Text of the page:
Our early experiments tracked how well Word Deep Net did on OCR-ing images of single words, which we called Single Word Accuracy (SWA). Accuracy in this context meant how many of the ground truth words the deep net got right. In addition, we tracked precision and recall for the network. Precision refers to the fraction of words returned by the deep net that were actually correct, while recall refers to the fraction of evaluation data that is correctly predicted by the deep net. There tends to be a tradeoff between precision and recall.
For example, imagine we have a machine learning model that is designed to classify an email as spam or not. Precision would be whether all the things that were labeled as spam by the classifier, how many were actually spam? Recall, in contrast, would be whether of all the things that truly are spam, how many did we label? It is possible to correctly label spam emails (high precision) while not actually labeling all the true spam emails (low recall).
Week over week, we tracked how well we were doing. We divided our dataset into different categories, such as
scanned_docs, etc., and computed accuracies both individually for each category and overall across all data. For example, the entry below shows early work in our lab notebook for our first full end-to-end test, with a real Word Detector coupled to our real Word Deep Net. You can see that we did pretty terribly at the start:
Screenshot from early end-to-end experiments in our lab notebook
At a certain point our synthetic data pipeline was resulting in a Single Word Accuracy (SWA) percentage in the high-80s on our OCR benchmark set, and we decided we were done with that portion. We then collected about 20,000 real images of words (compared to our 1 million synthetically generated words) and used these to fine tune the Word Deep Net. This took us to an SWA in the mid-90s.
We now had a system that could do very well on individual word images, but of course a real OCR system operates on images of entire documents. Our next step was to focus on the document-level Word Detector.
For our Word Detector we decided to not use a deep net-based approach. The primary candidates for such approaches were object detection systems, like RCNN, that try to detect the locations (bounding boxes) of objects like dogs, cats, or plants from images. Most images only have perhaps one to five instances of a given object.
However, most documents don’t just have a handful of words — they have hundreds or even thousands of them, i.e., a few orders of magnitude more objects than most neural network-based object detection systems were capable of finding at the time. We were thus not sure that such algorithms would scale up to the level our OCR system needed.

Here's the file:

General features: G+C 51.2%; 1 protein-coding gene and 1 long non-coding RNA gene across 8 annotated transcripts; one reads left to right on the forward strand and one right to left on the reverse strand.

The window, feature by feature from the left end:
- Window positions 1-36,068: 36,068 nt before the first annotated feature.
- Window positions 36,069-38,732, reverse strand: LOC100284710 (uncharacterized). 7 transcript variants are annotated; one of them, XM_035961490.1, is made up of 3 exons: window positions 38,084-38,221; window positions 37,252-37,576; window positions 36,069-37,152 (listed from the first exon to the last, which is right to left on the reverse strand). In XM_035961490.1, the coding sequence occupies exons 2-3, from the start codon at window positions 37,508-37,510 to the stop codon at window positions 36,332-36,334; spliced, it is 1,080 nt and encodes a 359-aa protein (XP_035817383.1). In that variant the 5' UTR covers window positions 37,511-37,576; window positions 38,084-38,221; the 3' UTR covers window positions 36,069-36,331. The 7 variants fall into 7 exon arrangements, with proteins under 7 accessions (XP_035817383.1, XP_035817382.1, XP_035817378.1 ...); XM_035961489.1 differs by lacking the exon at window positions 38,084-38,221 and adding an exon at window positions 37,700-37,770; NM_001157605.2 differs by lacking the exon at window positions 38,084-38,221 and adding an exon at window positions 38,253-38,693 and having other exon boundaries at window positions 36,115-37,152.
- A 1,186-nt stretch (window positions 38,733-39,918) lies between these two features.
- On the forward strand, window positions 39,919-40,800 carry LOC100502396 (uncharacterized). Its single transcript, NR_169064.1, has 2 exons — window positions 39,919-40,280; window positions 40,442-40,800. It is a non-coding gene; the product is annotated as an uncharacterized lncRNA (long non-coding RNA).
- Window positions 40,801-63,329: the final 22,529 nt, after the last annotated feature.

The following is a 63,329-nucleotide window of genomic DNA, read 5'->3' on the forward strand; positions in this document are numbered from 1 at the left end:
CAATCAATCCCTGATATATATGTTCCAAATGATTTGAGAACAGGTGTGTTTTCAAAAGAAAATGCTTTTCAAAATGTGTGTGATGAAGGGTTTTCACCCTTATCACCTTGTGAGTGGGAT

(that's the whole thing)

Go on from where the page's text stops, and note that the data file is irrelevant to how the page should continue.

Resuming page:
Another important consideration was that traditional computer vision approaches using feature detectors might be easier to debug, as neural networks as notoriously opaque and have internal representations that are hard to understand and interpret.
We ended up using a classic computer vision approach named Maximally Stable Extremal Regions (MSERs), using OpenCV’s implementation. The MSER algorithm finds connected regions at different thresholds, or levels, of the image. Essentially, they detect blobs in images, and are thus particularly good for text.
Our Word Detector first detects MSER features in an image, then strings these together into word and line detections. One tricky aspect is that our word deep net accepts fixed size word image inputs. This requires the word detector to thus sometimes include more than one word in a single detection box, or chop a single word in half if it is too long to fit the deep net’s input size. Information on this chopping then has to be propagated through the entire pipeline, so that we can re-assemble it after the deep net has run. Another bit of trickiness is dealing with images with white text on dark backgrounds, as opposed to dark text on white backgrounds, forcing our MSER detector to be able to handle both scenarios.
Combined End-to-End System
Once we had refined our Word Detector to an acceptable point, we chained it together with our Word Deep Net so that we could benchmark the entire combined system end-to-end against document-level images rather than our older Single Word Accuracy benchmarking suite. However, when we first measured the end-to-end accuracy, we found that we were performing around 44% — quite a bit worse than the competition.
The primary issues were spacing and spurious garbage text from noise in the image. Sometimes we would incorrectly combine two words, such as “helloworld”, or incorrectly fragment a single word, such as “wo rld”.
Our solution was to modify the Connectionist Temporal Classification (CTC) layer of the network to also give us a confidence score in addition to the predicted text. We then used this confidence score to bucket predictions in three ways: